The nature of a people can be understood from its work, from the value it ascribes to that work. For the meaning of the world is affirmed or denied not so much through words but through the offering of one's daily work, through the sacrifice made for the work of Another. This happens with the commitment of each one in that piece of reality that the circumstances propose every day, to manipulate and transform it, asking always to be active co-workers with Christ, sharing with Him the will of the Father who is in heaven. Building cathedrals-of stone or of people-is the most thrilling task there is for a Christian, as the great T.S. Eliot asserts in the dramatic perspective that affirms the alternative between good and evil or violence: "And if the Temple is to be cast down, we must first build the Temple."
- Giussani, on the CL website


The absence of obligation, joy, and that cheerful heart Paul extolled among the Corinthians are not just exterior traits or a superficial mask of contentment: we can make a sacrifice that costs us so much effort that it makes us weep. However, unltimately it can be done with a certain spontaneity. It can be done willingly, in short, as if it were the ineliminable urge to express something we want to express, with passion, like the expression of something that is worth living, and therefore, manifesting.
-- Giussani, Why the Church, p 100


Neither the apostles nor Christian tradition imposed this communion, this sharing of things; however, it remains the natural expression of the reality of the faith. It is not other than this personal tension, this profound spontaneity which characterizes communion.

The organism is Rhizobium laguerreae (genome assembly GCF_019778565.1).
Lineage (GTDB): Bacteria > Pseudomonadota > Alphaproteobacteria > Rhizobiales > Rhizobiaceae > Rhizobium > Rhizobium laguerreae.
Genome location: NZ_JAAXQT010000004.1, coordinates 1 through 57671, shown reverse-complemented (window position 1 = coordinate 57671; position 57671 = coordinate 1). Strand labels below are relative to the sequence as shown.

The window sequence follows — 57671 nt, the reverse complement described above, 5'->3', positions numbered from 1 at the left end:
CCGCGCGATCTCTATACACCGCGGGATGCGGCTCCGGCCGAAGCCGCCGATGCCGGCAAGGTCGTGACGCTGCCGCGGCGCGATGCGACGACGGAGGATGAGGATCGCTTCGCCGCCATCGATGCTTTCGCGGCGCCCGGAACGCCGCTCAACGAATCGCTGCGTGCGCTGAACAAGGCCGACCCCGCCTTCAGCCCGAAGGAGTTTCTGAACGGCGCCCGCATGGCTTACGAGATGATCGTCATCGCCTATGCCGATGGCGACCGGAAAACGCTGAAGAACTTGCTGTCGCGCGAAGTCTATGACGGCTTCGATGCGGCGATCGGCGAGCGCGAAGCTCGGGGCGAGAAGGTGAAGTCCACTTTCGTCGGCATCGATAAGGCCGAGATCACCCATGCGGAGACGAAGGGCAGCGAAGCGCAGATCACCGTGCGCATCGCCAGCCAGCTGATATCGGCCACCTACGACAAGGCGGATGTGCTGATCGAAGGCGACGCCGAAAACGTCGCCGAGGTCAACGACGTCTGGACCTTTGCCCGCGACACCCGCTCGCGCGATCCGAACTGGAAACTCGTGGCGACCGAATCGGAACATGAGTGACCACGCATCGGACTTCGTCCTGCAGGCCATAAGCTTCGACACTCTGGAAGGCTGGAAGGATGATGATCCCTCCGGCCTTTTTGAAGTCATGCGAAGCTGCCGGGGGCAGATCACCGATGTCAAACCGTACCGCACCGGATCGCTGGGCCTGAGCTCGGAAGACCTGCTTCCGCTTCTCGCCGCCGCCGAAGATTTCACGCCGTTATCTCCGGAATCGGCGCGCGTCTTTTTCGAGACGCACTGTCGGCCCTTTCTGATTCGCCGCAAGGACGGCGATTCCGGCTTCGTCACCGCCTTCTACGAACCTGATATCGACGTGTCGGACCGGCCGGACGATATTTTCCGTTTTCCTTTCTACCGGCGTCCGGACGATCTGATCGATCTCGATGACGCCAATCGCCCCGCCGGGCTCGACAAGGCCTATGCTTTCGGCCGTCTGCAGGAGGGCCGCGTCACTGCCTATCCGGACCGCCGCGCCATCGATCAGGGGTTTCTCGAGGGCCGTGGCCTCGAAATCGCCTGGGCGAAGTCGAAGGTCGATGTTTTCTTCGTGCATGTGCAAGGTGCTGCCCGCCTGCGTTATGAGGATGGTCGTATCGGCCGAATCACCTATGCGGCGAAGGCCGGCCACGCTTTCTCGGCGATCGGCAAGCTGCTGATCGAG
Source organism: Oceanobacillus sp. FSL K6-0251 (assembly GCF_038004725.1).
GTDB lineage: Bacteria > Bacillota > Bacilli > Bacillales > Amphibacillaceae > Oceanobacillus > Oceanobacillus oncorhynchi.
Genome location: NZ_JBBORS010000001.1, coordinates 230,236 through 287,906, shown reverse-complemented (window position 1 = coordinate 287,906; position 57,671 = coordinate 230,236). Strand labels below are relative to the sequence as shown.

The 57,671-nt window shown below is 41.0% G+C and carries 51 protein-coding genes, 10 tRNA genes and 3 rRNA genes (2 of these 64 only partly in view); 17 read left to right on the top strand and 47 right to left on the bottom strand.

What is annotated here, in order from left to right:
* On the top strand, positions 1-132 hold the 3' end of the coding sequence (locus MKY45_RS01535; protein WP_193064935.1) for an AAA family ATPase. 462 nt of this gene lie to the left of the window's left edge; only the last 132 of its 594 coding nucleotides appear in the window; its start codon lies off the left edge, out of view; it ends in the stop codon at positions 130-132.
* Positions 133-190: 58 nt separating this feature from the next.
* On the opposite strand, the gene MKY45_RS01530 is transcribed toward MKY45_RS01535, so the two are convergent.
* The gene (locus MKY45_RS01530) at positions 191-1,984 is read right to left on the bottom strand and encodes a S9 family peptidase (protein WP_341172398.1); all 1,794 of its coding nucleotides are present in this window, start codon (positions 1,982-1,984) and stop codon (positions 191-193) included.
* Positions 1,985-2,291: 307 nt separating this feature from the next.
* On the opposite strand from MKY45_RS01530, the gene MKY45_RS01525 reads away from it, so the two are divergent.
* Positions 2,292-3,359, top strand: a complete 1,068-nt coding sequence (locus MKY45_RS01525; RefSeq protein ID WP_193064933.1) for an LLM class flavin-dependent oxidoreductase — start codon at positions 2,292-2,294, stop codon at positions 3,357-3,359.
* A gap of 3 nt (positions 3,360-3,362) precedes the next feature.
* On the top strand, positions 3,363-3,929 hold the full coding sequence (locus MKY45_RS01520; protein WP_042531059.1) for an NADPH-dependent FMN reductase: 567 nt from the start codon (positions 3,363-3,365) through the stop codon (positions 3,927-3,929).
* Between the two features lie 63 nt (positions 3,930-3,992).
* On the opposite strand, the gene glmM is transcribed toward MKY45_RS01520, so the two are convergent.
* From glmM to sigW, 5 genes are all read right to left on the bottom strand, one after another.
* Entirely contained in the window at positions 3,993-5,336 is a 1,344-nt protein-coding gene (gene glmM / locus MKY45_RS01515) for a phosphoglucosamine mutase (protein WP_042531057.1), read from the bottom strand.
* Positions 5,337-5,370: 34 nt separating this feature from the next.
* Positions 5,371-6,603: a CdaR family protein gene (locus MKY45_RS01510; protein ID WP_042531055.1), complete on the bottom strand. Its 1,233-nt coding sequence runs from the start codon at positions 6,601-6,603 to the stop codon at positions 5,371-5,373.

This is the opposite of moralism, of the sacrifice conceived and made in the name of a formal sense of duty. This is the gift of self to God, the gift as the true fruit of a person's adherence to the great fact based on the recognized state of communion: sharing the same reason for living.
-- Giussani, Why the Church, p 101


From this ontological value of the company springs its moral value: it is the fruit of freedom. Its root is Christ's presence, but in its acknowledgment and consent it is the fruit of our freedom.
This hint gives rise to the moral formula that most intensely summarizes and best points out the praxis of our life.
“The greatest sacrifice is to give your life for an Other's work.” This phrase is analogous to what Christ said: “No one loves his friends as much as someone who gives his life for his friends.”3 But, even more deeply–as the whole of St. John's Gospel affirms–this phrase recalls Christ's own experience: He gives His life for the work of the Father.
- from The Greatest Sacrifice is to Give Your Life for Another's Work, Giussani